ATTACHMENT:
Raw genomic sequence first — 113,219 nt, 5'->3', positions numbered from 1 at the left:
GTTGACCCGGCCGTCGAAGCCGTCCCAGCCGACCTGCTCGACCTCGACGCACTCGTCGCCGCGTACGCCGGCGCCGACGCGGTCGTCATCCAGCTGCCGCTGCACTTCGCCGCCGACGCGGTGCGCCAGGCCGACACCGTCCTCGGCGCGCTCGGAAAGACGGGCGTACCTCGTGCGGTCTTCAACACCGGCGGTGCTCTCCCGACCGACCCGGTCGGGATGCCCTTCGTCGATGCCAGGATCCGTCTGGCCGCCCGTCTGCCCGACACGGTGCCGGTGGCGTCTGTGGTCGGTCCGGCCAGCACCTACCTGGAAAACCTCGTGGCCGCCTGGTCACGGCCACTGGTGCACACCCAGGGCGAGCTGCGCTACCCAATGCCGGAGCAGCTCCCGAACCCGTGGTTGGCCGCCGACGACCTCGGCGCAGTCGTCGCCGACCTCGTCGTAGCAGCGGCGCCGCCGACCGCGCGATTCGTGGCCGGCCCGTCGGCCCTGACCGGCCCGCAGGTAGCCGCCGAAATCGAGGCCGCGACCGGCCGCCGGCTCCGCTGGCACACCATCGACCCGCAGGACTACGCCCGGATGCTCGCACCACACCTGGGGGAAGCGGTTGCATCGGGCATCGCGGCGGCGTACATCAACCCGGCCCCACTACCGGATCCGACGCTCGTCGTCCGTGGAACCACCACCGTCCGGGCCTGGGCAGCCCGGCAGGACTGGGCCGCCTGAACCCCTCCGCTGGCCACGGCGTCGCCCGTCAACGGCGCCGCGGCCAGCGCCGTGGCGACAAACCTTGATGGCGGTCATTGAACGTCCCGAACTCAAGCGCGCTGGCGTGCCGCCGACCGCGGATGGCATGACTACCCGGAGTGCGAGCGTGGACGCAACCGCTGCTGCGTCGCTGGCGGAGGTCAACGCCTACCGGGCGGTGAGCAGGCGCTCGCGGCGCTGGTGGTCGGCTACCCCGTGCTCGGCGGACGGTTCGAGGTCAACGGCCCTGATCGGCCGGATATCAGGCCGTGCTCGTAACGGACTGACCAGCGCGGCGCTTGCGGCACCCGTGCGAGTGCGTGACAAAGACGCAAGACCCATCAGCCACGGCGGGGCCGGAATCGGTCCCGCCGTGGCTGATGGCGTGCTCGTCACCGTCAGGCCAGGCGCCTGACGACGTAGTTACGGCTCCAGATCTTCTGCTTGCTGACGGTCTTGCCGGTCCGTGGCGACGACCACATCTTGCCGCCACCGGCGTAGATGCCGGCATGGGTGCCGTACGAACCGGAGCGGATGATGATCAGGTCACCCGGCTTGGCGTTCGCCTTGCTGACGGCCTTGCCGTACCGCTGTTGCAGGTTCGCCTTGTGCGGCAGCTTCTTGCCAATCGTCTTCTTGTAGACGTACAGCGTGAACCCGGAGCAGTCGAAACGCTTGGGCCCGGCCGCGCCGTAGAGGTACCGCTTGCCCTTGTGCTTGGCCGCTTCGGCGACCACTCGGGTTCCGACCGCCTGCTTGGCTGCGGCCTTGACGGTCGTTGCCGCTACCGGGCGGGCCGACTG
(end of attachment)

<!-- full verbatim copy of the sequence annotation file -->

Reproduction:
Raw genomic sequence first — 113,219 nt, 5'->3', positions numbered from 1 at the left:
GTTGACCCGGCCGTCGAAGCCGTCCCAGCCGACCTGCTCGACCTCGACGCACTCGTCGCCGCGTACGCCGGCGCCGACGCGGTCGTCATCCAGCTGCCGCTGCACTTCGCCGCCGACGCGGTGCGCCAGGCCGACACCGTCCTCGGCGCGCTCGGAAAGACGGGCGTACCTCGTGCGGTCTTCAACACCGGCGGTGCTCTCCCGACCGACCCGGTCGGGATGCCCTTCGTCGATGCCAGGATCCGTCTGGCCGCCCGTCTGCCCGACACGGTGCCGGTGGCGTCTGTGGTCGGTCCGGCCAGCACCTACCTGGAAAACCTCGTGGCCGCCTGGTCACGGCCACTGGTGCACACCCAGGGCGAGCTGCGCTACCCAATGCCGGAGCAGCTCCCGAACCCGTGGTTGGCCGCCGACGACCTCGGCGCAGTCGTCGCCGACCTCGTCGTAGCAGCGGCGCCGCCGACCGCGCGATTCGTGGCCGGCCCGTCGGCCCTGACCGGCCCGCAGGTAGCCGCCGAAATCGAGGCCGCGACCGGCCGCCGGCTCCGCTGGCACACCATCGACCCGCAGGACTACGCCCGGATGCTCGCACCACACCTGGGGGAAGCGGTTGCATCGGGCATCGCGGCGGCGTACATCAACCCGGCCCCACTACCGGATCCGACGCTCGTCGTCCGTGGAACCACCACCGTCCGGGCCTGGGCAGCCCGGCAGGACTGGGCCGCCTGAACCCCTCCGCTGGCCACGGCGTCGCCCGTCAACGGCGCCGCGGCCAGCGCCGTGGCGACAAACCTTGATGGCGGTCATTGAACGTCCCGAACTCAAGCGCGCTGGCGTGCCGCCGACCGCGGATGGCATGACTACCCGGAGTGCGAGCGTGGACGCAACCGCTGCTGCGTCGCTGGCGGAGGTCAACGCCTACCGGGCGGTGAGCAGGCGCTCGCGGCGCTGGTGGTCGGCTACCCCGTGCTCGGCGGACGGTTCGAGGTCAACGGCCCTGATCGGCCGGATATCAGGCCGTGCTCGTAACGGACTGACCAGCGCGGCGCTTGCGGCACCCGTGCGAGTGCGTGACAAAGACGCAAGACCCATCAGCCACGGCGGGGCCGGAATCGGTCCCGCCGTGGCTGATGGCGTGCTCGTCACCGTCAGGCCAGGCGCCTGACGACGTAGTTACGGCTCCAGATCTTCTGCTTGCTGACGGTCTTGCCGGTCCGTGGCGACGACCACATCTTGCCGCCACCGGCGTAGATGCCGGCATGGGTGCCGTACGAACCGGAGCGGATGATGATCAGGTCACCCGGCTTGGCGTTCGCCTTGCTGACGGCCTTGCCGTACCGCTGTTGCAGGTTCGCCTTGTGCGGCAGCTTCTTGCCAATCGTCTTCTTGTAGACGTACAGCGTGAACCCGGAGCAGTCGAAACGCTTGGGCCCGGCCGCGCCGTAGAGGTACCGCTTGCCCTTGTGCTTGGCCGCTTCGGCGACCACTCGGGTTCCGACCGCCTGCTTGGCTGCGGCCTTGACGGTCGTTGCCGCTACCGGGCGGGCCGACTG